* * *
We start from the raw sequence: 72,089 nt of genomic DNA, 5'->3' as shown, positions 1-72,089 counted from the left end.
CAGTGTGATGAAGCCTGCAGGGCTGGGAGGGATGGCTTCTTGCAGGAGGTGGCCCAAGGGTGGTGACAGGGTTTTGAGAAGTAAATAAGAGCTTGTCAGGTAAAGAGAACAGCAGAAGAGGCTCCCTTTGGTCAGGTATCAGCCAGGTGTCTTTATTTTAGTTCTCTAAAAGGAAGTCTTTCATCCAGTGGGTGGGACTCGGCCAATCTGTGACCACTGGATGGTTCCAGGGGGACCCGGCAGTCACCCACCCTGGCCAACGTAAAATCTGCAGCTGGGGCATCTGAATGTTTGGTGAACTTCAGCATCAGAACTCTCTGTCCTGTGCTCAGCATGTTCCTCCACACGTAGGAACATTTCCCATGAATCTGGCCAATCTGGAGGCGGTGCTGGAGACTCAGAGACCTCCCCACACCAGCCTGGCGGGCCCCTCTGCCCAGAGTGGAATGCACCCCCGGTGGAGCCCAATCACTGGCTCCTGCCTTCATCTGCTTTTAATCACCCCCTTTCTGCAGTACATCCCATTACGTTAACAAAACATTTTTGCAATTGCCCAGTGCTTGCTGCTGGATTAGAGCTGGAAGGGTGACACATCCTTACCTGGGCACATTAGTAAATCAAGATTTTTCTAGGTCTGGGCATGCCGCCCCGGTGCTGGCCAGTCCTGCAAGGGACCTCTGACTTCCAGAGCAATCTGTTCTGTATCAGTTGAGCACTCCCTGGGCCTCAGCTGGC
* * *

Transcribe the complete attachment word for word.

We start from the raw sequence: 72,089 nt of genomic DNA, 5'->3' as shown, positions 1-72,089 counted from the left end.
CAGTGTGATGAAGCCTGCAGGGCTGGGAGGGATGGCTTCTTGCAGGAGGTGGCCCAAGGGTGGTGACAGGGTTTTGAGAAGTAAATAAGAGCTTGTCAGGTAAAGAGAACAGCAGAAGAGGCTCCCTTTGGTCAGGTATCAGCCAGGTGTCTTTATTTTAGTTCTCTAAAAGGAAGTCTTTCATCCAGTGGGTGGGACTCGGCCAATCTGTGACCACTGGATGGTTCCAGGGGGACCCGGCAGTCACCCACCCTGGCCAACGTAAAATCTGCAGCTGGGGCATCTGAATGTTTGGTGAACTTCAGCATCAGAACTCTCTGTCCTGTGCTCAGCATGTTCCTCCACACGTAGGAACATTTCCCATGAATCTGGCCAATCTGGAGGCGGTGCTGGAGACTCAGAGACCTCCCCACACCAGCCTGGCGGGCCCCTCTGCCCAGAGTGGAATGCACCCCCGGTGGAGCCCAATCACTGGCTCCTGCCTTCATCTGCTTTTAATCACCCCCTTTCTGCAGTACATCCCATTACGTTAACAAAACATTTTTGCAATTGCCCAGTGCTTGCTGCTGGATTAGAGCTGGAAGGGTGACACATCCTTACCTGGGCACATTAGTAAATCAAGATTTTTCTAGGTCTGGGCATGCCGCCCCGGTGCTGGCCAGTCCTGCAAGGGACCTCTGACTTCCAGAGCAATCTGTTCTGTATCAGTTGAGCACTCCCTGGGCCTCAGCTGGC